With the first snow comes thoughts of winter’s smorgasbord of budget friendly travel options. Fall festivals and foliage tours are long gone. What was missed has been moved to next year’s got to go agenda.
The first snow is a reminder that winter, like other seasons, has a timetable that waits for no one. To make the most of winter, create a checklist of what you’d like to do. Plan for those winter outings before it’s too late. Don’t be left behind wondering where the winter went.
Here are 8 winter activities to put on your list of things to do before the spring thaw comes and crocus appear.
1. Go tubing: For anyone who wants the thrill of speeding down a snow packed hill, but is not fond of the idea of falling (count me in on this one) tubing is an excellent option. If you have the physical skills to sit on the ground and get back up again with or without help, you can tube. The beauty of tubing is that people of various athletic abilities and ages can enjoy the same experience at the same time.
Many ski resorts have added tubing hills to their repertoire. From the Poconos in Pennsylvania to Copper Mountain Ski Resort in Colorado, the cost for tubing is quite a bit less than the cost of a ski lift pass. Plus, there’s no equipment to rent and you can enjoy the warmth of the ski resort’s lodge like any skier who forked out more money than you did.
2. Take a winter hike: Although hiking might seem more suited for warmer weather, winter hiking offers another look at outdoor beauty. Plus, there’s a level of solitude for reflection, part of what winter months invite. Sections of the Appalachian Trail are one possibility. For options that offer the opportunity to find out more about nature and natural history of an area, check your state’s park system. Many have an organized winter hike like Hocking Hills State Park in Ohio does. This park’s winter hike is January 16.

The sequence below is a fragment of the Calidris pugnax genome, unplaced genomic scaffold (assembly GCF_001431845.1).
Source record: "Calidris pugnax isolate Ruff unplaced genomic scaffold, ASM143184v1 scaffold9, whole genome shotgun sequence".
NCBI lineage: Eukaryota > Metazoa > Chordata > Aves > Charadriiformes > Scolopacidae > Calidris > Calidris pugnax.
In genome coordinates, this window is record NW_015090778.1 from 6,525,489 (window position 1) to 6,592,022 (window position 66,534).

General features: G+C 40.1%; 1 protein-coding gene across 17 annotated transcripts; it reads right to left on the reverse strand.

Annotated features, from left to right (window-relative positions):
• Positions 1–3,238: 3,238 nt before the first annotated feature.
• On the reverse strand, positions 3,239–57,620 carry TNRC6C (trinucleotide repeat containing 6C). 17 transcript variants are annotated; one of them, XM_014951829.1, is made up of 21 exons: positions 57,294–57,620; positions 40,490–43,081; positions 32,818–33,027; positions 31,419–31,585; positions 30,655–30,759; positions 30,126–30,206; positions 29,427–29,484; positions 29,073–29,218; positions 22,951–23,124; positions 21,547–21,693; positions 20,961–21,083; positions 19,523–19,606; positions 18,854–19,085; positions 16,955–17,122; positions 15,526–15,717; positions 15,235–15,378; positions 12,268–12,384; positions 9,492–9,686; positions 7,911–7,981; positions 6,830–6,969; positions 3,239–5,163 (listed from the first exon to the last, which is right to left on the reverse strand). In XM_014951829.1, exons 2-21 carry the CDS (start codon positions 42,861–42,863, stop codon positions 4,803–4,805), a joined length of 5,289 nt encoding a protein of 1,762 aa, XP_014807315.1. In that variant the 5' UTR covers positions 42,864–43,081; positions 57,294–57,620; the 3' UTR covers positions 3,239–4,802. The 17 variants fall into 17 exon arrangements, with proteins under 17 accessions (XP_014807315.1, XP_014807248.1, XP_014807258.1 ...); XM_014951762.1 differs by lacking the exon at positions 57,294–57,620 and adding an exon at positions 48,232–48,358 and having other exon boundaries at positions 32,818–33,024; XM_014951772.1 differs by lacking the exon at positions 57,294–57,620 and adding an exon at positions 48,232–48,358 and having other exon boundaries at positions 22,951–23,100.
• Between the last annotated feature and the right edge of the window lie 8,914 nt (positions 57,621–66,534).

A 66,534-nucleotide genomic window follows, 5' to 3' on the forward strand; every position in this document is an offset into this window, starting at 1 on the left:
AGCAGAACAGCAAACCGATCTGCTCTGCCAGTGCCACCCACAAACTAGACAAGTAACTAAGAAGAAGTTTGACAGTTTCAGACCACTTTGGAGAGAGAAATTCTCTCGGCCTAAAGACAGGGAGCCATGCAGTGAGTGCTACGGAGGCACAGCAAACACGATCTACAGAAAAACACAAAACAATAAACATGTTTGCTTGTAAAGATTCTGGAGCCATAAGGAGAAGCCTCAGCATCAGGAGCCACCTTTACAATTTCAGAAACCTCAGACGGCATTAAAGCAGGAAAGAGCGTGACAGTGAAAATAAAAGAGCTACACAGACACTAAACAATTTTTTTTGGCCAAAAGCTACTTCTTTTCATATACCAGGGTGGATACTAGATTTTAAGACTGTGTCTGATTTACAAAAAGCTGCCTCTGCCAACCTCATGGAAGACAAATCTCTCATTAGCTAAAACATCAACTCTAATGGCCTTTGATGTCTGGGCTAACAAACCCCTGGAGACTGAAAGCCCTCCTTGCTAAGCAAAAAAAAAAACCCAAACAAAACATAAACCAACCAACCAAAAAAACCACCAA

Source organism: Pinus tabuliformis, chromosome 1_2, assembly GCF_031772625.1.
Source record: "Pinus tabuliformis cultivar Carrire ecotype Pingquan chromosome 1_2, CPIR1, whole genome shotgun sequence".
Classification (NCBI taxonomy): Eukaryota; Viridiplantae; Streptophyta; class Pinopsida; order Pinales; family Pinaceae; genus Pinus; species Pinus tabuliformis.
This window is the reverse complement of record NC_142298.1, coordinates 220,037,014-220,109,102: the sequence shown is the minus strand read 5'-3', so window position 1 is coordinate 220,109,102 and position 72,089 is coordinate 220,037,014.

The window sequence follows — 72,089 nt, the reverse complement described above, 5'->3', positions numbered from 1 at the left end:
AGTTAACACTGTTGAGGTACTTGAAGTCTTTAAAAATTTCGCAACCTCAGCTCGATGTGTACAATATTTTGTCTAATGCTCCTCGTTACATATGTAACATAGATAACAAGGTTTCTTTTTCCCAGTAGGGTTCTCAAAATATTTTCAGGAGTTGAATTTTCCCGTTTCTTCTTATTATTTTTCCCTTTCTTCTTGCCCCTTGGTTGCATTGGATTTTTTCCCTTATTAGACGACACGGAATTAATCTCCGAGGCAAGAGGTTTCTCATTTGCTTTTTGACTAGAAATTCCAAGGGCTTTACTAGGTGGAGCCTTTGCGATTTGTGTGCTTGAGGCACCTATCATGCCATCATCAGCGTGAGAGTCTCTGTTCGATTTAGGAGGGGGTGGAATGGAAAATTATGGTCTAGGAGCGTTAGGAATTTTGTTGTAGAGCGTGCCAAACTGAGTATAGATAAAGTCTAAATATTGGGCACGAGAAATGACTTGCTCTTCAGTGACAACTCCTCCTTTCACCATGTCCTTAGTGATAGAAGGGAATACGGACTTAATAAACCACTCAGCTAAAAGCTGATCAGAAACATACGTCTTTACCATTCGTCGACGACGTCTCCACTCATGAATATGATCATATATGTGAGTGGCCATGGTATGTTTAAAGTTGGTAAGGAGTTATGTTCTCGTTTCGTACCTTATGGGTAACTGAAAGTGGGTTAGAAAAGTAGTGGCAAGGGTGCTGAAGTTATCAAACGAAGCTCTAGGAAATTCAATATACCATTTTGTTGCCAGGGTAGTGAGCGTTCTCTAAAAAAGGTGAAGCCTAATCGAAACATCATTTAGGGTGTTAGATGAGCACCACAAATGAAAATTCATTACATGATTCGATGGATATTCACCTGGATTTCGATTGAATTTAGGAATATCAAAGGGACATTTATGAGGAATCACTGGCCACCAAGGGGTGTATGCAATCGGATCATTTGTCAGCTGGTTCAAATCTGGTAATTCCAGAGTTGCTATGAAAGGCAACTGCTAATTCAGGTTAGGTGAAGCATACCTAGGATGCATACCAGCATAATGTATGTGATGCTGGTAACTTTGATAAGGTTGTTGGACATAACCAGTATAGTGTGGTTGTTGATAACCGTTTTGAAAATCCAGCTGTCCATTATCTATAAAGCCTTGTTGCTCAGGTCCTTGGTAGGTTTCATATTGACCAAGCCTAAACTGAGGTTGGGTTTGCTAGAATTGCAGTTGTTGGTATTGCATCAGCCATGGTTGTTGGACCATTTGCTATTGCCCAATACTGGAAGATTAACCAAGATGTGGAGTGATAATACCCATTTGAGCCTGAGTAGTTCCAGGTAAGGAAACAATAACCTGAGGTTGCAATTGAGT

3. Go cross-country skiing or snow shoeing: Where there is snow, you can cross-country ski or snowshoe. City and town parks, logging roads or trails that have been specifically for either sport are waiting for you. The Enchanted Forest in northern New Mexico is one such place. To see if either sport is a good fit, head to a trail on Winter Trails Day. This winter, January 9th is the day to bundle up and strap on skis or snowshoes. Rentals are available.
4. Build a snowman in an unusual place: Where there’s snow perfect for packing, you can build a snowman. By building a snowman in a place that’s more public than your yard, you add to other people’s winter fun. A favorite memory of mine is watching people build a snowman on the Great Wall of China.
For people who live where it never snows, don’t pass up a chance to indulge in a snippet of childhood if you happen to have traveled to a place where it does–London, England, for example.
5. Sip hot chocolate, mulled wine or another hot beverage made extra warm by alcohol by a fire crackling in a stone fireplace. This is where you enjoy a winter wonderland by looking out a window. Where does one find such an experience? Ski lodges and hotel lounges and lobbies are perfect places for indulging in an afternoon or evening of relaxation in a comfy chair. Going solo? Bring a book. You don’t have to be an overnight guest to enjoy such pleasure.
6. Visit an historic village to learn about winter life in the olden days. At an historic village, costumed interpreters demonstrate how life was lived in yesteryear. Old Sturbridge Village in Sturbridge, Massachusetts is one of the more extensive historic villages. The sticker price is not exactly budget friendly. For the cheapest option, head to the Slate Run Living Historical Farm in Ohio. It’s free. I repeat. Free.
7. Bird watch at a local park, a nature center, a refuge or another area known for bird watching. Check out Critter Watch, for best winter birding spots in Colorado. In Ohio, the newest bird watching place is the Grange Insurance Audubon Center, one mile from the heart of downtown Columbus. It’s located on an important migration stop next to the Scioto River.
8. Ice-skate at a city’s outdoor rink or a frozen pond. Many cities open skating rinks in their downtown’s to attract people. One of the most famous is the skating rink at Rockefeller Center. There are other less touristy skating options in New York City, however.
If you’re planning to head to any other city, see if there is an outdoor skating rink there. Skating on a city’s downtown rink is an active way to enjoy the city’s architecture while becoming part of the city’s scene. Skate rentals are available.
Some city parks and zoos like Buhr Park in Ann Arbor, Michigan and the Columbus Zoo and Aquarium in Columbus Ohio, also offer ice-skating with skate rentals available.